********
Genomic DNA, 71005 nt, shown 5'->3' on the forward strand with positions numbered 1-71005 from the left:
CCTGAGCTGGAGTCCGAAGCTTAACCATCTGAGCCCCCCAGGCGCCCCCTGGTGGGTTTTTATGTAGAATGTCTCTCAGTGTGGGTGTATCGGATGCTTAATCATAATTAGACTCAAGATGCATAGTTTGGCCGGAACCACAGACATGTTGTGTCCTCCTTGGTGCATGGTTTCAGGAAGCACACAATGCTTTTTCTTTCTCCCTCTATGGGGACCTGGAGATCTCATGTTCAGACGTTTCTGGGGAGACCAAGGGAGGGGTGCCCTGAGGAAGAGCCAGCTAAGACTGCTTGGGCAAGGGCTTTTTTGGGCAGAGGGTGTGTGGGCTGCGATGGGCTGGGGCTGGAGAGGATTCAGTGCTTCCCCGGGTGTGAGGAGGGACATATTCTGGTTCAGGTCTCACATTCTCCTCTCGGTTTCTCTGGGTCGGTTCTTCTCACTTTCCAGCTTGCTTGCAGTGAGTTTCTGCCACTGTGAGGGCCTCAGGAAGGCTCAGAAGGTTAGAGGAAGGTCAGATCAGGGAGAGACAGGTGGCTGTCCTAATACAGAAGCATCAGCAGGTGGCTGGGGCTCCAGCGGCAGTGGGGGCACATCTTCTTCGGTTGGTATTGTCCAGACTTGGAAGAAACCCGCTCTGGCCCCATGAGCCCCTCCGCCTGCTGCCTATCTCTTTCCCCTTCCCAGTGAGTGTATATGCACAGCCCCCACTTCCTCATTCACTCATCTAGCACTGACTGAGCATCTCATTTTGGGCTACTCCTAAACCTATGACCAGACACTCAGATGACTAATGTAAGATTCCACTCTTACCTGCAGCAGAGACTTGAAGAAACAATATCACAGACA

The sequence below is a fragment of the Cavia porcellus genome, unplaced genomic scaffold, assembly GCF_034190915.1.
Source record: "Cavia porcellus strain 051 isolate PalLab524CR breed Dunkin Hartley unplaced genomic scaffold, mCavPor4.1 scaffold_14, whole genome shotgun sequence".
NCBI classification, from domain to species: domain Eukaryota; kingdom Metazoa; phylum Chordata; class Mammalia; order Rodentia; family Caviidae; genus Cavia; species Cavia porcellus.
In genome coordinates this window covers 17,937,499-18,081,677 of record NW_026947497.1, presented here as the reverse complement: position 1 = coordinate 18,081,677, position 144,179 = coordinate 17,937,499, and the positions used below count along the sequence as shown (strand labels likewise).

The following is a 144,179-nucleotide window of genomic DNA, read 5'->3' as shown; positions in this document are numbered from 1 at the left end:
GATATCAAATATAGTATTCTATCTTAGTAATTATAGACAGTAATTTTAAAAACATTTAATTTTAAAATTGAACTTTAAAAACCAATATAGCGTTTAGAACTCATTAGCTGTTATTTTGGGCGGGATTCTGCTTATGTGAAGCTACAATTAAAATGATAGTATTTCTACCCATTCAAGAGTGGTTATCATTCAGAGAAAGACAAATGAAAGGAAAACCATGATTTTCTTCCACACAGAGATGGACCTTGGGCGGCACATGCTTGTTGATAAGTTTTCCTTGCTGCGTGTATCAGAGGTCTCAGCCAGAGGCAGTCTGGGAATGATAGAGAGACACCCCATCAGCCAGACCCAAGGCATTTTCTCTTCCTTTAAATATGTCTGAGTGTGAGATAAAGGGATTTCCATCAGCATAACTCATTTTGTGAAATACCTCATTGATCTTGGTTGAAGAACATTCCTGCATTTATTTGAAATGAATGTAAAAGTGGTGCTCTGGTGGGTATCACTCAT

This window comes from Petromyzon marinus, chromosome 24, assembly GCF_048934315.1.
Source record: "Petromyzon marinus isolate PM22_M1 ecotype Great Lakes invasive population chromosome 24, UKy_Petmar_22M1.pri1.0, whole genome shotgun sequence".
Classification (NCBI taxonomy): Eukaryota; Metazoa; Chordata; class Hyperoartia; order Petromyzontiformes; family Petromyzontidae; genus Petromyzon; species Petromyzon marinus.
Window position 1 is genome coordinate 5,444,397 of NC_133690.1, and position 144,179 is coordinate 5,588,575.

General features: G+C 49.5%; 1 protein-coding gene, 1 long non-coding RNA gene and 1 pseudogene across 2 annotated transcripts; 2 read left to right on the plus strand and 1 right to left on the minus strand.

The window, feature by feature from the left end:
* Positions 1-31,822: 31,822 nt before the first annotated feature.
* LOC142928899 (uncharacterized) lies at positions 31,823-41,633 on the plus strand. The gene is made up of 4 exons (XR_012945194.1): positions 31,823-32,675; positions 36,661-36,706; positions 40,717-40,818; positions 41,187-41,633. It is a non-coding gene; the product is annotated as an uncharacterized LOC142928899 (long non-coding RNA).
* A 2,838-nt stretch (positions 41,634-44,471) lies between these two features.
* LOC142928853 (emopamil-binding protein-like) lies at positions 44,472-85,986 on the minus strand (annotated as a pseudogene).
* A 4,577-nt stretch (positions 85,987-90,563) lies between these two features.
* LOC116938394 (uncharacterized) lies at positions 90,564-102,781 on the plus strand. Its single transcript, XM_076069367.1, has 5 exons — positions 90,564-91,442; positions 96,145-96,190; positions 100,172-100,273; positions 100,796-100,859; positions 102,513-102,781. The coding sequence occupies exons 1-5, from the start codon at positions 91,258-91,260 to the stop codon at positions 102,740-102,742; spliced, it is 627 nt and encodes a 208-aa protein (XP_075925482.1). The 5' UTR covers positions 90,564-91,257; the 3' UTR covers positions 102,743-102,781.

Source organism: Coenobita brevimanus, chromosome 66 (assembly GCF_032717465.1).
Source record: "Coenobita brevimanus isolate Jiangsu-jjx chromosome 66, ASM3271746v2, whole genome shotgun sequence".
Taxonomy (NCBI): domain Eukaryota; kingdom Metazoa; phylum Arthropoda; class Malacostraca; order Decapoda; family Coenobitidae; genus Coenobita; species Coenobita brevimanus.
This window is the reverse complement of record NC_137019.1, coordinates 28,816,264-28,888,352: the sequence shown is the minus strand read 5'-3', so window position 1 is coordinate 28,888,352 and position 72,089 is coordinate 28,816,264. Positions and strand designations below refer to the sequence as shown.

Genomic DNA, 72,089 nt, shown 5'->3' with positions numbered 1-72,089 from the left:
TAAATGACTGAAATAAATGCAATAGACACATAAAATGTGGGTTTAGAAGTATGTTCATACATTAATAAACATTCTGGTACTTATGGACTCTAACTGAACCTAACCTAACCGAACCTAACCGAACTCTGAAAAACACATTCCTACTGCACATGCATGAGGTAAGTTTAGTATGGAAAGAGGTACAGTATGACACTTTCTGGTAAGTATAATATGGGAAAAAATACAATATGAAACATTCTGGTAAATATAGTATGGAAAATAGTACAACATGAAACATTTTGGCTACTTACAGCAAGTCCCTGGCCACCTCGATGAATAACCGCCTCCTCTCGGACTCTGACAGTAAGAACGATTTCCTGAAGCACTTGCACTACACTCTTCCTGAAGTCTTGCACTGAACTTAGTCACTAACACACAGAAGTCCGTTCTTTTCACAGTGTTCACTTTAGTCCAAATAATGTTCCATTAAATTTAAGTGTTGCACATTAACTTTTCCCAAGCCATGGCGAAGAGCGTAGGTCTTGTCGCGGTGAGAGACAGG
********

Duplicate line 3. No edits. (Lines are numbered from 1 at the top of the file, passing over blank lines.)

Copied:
The sequence below is a fragment of the Cavia porcellus genome, unplaced genomic scaffold, assembly GCF_034190915.1.